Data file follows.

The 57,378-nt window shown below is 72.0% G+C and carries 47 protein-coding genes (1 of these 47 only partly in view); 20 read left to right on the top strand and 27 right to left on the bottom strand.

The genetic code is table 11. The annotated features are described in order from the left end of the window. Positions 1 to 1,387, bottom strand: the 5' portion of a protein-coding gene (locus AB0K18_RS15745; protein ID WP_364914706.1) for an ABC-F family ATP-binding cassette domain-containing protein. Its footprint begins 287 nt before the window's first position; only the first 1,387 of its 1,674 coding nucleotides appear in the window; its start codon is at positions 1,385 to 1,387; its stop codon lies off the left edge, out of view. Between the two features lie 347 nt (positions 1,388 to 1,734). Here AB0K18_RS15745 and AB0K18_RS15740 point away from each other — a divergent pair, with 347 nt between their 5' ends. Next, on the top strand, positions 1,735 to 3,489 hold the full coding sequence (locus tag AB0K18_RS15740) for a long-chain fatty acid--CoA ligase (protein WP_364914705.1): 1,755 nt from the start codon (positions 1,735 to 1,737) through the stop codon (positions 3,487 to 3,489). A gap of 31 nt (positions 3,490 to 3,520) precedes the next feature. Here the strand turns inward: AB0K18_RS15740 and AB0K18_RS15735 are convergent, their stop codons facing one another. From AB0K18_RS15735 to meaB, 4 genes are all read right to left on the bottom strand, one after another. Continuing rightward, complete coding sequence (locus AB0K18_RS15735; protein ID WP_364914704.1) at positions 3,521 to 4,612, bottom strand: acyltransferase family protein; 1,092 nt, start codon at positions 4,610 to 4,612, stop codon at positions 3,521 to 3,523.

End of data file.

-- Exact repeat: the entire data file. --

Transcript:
The 57,378-nt window shown below is 72.0% G+C and carries 47 protein-coding genes (1 of these 47 only partly in view); 20 read left to right on the top strand and 27 right to left on the bottom strand.

The genetic code is table 11. The annotated features are described in order from the left end of the window. Positions 1 to 1,387, bottom strand: the 5' portion of a protein-coding gene (locus AB0K18_RS15745; protein ID WP_364914706.1) for an ABC-F family ATP-binding cassette domain-containing protein. Its footprint begins 287 nt before the window's first position; only the first 1,387 of its 1,674 coding nucleotides appear in the window; its start codon is at positions 1,385 to 1,387; its stop codon lies off the left edge, out of view. Between the two features lie 347 nt (positions 1,388 to 1,734). Here AB0K18_RS15745 and AB0K18_RS15740 point away from each other — a divergent pair, with 347 nt between their 5' ends. Next, on the top strand, positions 1,735 to 3,489 hold the full coding sequence (locus tag AB0K18_RS15740) for a long-chain fatty acid--CoA ligase (protein WP_364914705.1): 1,755 nt from the start codon (positions 1,735 to 1,737) through the stop codon (positions 3,487 to 3,489). A gap of 31 nt (positions 3,490 to 3,520) precedes the next feature. Here the strand turns inward: AB0K18_RS15740 and AB0K18_RS15735 are convergent, their stop codons facing one another. From AB0K18_RS15735 to meaB, 4 genes are all read right to left on the bottom strand, one after another. Continuing rightward, complete coding sequence (locus AB0K18_RS15735; protein ID WP_364914704.1) at positions 3,521 to 4,612, bottom strand: acyltransferase family protein; 1,092 nt, start codon at positions 4,610 to 4,612, stop codon at positions 3,521 to 3,523.